Ann Lauterbach: On the Value of Effective Language After Trump’s Presidency
In Conversation with Mitzi Rapkin on the First Draft Podcast
First Draft: A Dialogue of Writing is a weekly show featuring in-depth interviews with fiction, nonfiction, essay writers, and poets, highlighting the voices of writers as they discuss their work, their craft, and the literary arts. Hosted by Mitzi Rapkin, First Draft celebrates creative writing and the individuals who are dedicated to bringing their carefully chosen words to print as well as the impact writers have on the world we live in.
In this episode, Mitzi talks to Ann Lauterbach about her new poetry collection, Door.
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From the episode:
Mitzi Rapkin: One of the things that I think is really interesting about this collection is that you have so many different poems called Door, and it’s the name of the collection. I don’t know if you’ve done that before. I’m curious if you have and your choice about that?
Ann Lauterbach: No, I haven’t. Others have I know, my great friend, Michael Palmer, likes to use the same title over and over again, which is different from this. I think, in this case, it amused me to think of the book as a kind of architecture, I do that anyway, because you know, stanza means room and I like this idea that the doors in it are literally like you’re going to go into another space, and then another space, and then another space. That felt very pleasurable, that there were just all these entrances and exits and entrances and exits. And, that they were not necessarily into anything of great merit or interest, most of the Door poems are quite small.
And then there’s the one long one. I think in the beginning, the earlier collections have had very distinct separations between their parts. And, this one, there wasn’t any way to arrange it. It didn’t seem to have that shape at all. And so, the way in which maybe the recurring motif like a pattern in anything, it was like we’re starting again, or we’re opening again, or we’re going forward again, and through this this trope of the door.
Mitzi Rapkin: I think too, as a poet, door is such a symbol in your poems and you do start one of the poems saying, “let’s explore what words cannot.” It seems very ironic on the face of it for a poet because that’s all you have as a poet. You have the images and symbols too but there are some boundaries to what words can convey.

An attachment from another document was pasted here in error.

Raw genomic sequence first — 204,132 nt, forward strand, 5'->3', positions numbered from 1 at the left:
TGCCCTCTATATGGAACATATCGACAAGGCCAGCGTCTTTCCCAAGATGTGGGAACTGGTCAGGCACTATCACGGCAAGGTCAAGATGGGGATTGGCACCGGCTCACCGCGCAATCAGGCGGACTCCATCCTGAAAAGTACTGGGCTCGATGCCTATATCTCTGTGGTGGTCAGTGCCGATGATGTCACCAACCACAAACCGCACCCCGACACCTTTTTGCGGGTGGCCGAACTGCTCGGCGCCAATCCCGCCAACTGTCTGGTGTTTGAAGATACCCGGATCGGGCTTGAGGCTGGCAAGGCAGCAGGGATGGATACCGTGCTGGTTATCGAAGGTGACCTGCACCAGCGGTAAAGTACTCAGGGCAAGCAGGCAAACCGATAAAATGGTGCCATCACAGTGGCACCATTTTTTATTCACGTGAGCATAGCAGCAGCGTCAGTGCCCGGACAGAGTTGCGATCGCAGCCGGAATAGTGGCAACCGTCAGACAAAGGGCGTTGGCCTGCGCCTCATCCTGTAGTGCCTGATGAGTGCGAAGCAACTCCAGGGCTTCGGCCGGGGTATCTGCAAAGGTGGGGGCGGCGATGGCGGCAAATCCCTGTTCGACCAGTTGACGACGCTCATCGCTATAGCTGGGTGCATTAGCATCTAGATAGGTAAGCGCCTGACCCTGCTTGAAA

Ann Lauterbach: Yes, well, not only what they can convey, but the question, which is very strong in this collection, but I think always from my work, is this idea of efficacy, you know, what is effective in terms of language? You know Auden said poetry makes nothing happen. But I don’t know that he believed that for a second, actually. And I think that question about the efficacy of language and the use of language and the misuse of language and what it does to cultures is so relevant right now.
I mean, it’s always on my mind, and after suffering through the years of Donald J. Trump and his abusive language, I felt, a kind of terror that language was going to no longer have any tenacity or relevance or way to touch down on how things are, you know, on the real world. And some of these poems were written in that sense of turbulence and terror that words were just going to not be effective at all because they were being emptied out of any kind of significance that we could count on to go back to that.
Ann Lauterbach is the author of ten books of poetry and three books of essays, including The Night Sky: Writings on the Poetics of Experience and The Given & The Chosen, her 2009 collection, Or To Begin Again, was a finalist for the National Book Award. Lauterbach’s work has been recognized by fellowships from, among others, the Guggenheim Foundation and the John D. and Catherine T. MacArthur Foundation. She is the Ruth and David Schwab II Professor of Languages and Literatures at Bard College. A native of New York City, she lives in Germantown, New York.